A panel to study the treatment of people with mental disorders in the criminal justice system calls for a 10% cap on the potency of THC for medical cannabis and has criticized the removal of a potency cap from a high-profile marijuana concentrate bill that cleared the General Assembly earlier this year.
The recommendation came as subcommittees of the Task Force on Mental Health Disorders in the Criminal Justice System presented the concepts of the bill to a legislative oversight committee on Wednesday. It was put forward by former Pueblo addiction psychiatrist, Dr Libby Stuyt, who said his “ulterior motive” for joining the task force was to sound the alarm on “really important issues with marijuana. high in THC “.
Speaking on behalf of the Data and Information Sharing Subcommittee, Stuyt touted the provisions of House Bill 1317, the landmark bill of the 2021 session to study high-content products. THC while keeping them out of reach of teenagers.
But she added that the bill “totally missed the boat” in one area: a cap on THC.
A first draft of Representative Yadira Caraveo’s bill, D-Thornton, obtained by Colorado Politics in February, included a cap set at 15%. This provision was removed when the bill was introduced in May, much to Stuyt’s chagrin.
“I really encourage you to think about this need that has been missed. We really need a power cap, ”she said, suggesting that lawmakers have caved in to the marijuana industry’s efforts to tackle the“ tooth and nail ”cap.
Stuyt pointed out that the 2015 House Bill 1267, which allows those on probation and parole to access medical marijuana, “caused all kinds of problems” during his tenure as medical director of the Circle Program in Colorado. Mental Health Institute in Pueblo.
“People (on probation or on parole) who were using their marijuana card for medical purposes, it was really difficult to work with them,” she added. “They would basically arrive at a high level upon admission and it took months for that to be removed from their system.”
Rather than repealing this bill, Stuyt said she would rather see an overall power limit.
But this recommendation was met with skepticism.
Representative Judy Amabile, D-Boulder, noted that it would be difficult to monitor those on probation or on parole.
“You wouldn’t know if someone took 90% THC or 5% THC when you take the test… they just test positive,” she said. “It seems to me that we should say that people who are on probation or on parole, just as they cannot drink alcohol, they cannot use cannabis. It seems to me that would be the only way to do it.
Representative Adrienne Benavidez, a Democrat from Denver who chairs the oversight committee, also said Stuyt’s demand for the cap to apply to all Colorado citizens with a medical marijuana card was likely too broad. to come within the purview of the committee, which focuses on the intersection of mental and behavioral health and the criminal justice system.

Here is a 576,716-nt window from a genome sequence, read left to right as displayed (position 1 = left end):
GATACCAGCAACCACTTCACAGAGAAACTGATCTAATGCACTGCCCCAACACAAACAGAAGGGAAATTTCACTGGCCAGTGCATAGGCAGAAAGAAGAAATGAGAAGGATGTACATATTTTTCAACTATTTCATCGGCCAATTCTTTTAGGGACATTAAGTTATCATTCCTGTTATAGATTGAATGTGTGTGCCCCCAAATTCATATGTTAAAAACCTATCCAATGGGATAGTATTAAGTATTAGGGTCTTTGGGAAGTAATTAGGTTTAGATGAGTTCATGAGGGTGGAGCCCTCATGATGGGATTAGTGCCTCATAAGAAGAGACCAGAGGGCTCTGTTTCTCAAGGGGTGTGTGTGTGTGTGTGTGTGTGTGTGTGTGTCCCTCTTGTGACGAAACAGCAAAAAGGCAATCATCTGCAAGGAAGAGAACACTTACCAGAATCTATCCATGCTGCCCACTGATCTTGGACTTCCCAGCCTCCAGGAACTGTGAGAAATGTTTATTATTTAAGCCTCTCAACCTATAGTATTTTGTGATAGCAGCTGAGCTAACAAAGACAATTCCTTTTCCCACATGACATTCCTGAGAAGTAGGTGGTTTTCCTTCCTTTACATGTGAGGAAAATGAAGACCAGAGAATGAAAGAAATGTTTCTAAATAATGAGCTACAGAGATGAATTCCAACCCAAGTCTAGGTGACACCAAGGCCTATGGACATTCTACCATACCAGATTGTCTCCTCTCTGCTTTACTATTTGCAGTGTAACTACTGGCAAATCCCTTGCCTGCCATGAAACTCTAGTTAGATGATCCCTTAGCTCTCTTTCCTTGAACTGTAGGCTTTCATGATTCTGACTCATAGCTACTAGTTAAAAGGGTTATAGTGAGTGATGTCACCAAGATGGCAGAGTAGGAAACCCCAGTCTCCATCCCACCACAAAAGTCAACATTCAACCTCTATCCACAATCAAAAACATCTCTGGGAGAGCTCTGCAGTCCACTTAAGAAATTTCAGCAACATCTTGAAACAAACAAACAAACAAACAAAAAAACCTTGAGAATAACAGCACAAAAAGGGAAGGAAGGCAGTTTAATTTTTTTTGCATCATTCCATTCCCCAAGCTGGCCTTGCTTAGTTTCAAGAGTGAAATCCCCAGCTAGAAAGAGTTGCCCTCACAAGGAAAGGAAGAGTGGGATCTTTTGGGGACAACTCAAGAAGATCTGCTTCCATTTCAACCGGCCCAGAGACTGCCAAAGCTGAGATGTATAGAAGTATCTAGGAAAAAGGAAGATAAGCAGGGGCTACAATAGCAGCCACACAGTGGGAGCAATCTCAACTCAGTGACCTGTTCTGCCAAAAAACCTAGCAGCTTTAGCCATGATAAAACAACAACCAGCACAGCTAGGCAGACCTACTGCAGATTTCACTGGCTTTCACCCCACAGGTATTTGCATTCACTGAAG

“I know the challenges if we bring a bill from this committee, which we are going to face to get it through only the Legislative Council,” she said. This group of legislative leaders from both parties and chambers is in part charged with reviewing legislation developed by interim committees to ensure that it falls within the committee’s responsibility.
Two members of the Legislative Council – President Alec Garnett, D-Denver, and Senator Paul Lundeen, R-Monument – were among the main sponsors of HB 1317. Asked about the potential return of a power cap when the project is unveiled law in May, Garnett said he believed the version of the legislation without a power cap represented “the advancement of what we believe to be Colorado’s most responsible approach.”
“There are some who want us to go much further than we are now,” he said. “Some don’t want us to do anything and what you have in front of you is a well-crafted collaborative bill. “
Stuyt’s stated goal also differed from Garnett’s emphasis when championing the bill throughout the legislative process. While Stuyt has said she hopes to see a general cap for medical marijuana of 10% THC, Garnett has focused heavily on keeping high potency THC products away from those whose brains are still. in development.
In fact, Garnett expressed concern about too strong a regulatory stance in a February interview with Colorado Politics on THC caps.
“No one’s goal should be to wipe out the constitutionally protected and legislated billion dollar industry that Colorado and the legislature have created over the past nine years,” Garnett said in this interview. “A lot of jobs are related to this industry, and obviously the general public has a fairly moderate relationship with marijuana products.
“You don’t want to come in and destroy the industry.”
Hashim Coates, executive director of Black Brown and Red Badged, a coalition of black and brown marijuana business owners, called the effort “downright odious.”
“It is not the right policy to address mental health assistance for those coming out of the criminal justice system, but it is not the right committee to re-propose prohibition and recriminalization,” a- he said in a statement. “Basically, the supporters of this policy want to further isolate the vulnerable in another social caste system and frankly we will not tolerate it.”
The Benavidez committee is due to meet again on Wednesday to discuss the demands for bills before meeting again at the end of October to vote on the legislation to be adopted.
The panel also includes Senator Robert Rodriguez, D-Denver, as Deputy Chairman, as well as Senator Pete Lee, D-Colorado Springs, and Cleave Simpson, R-Alamosa, and Representative Rod Pelton, R-Cheyenne Wells .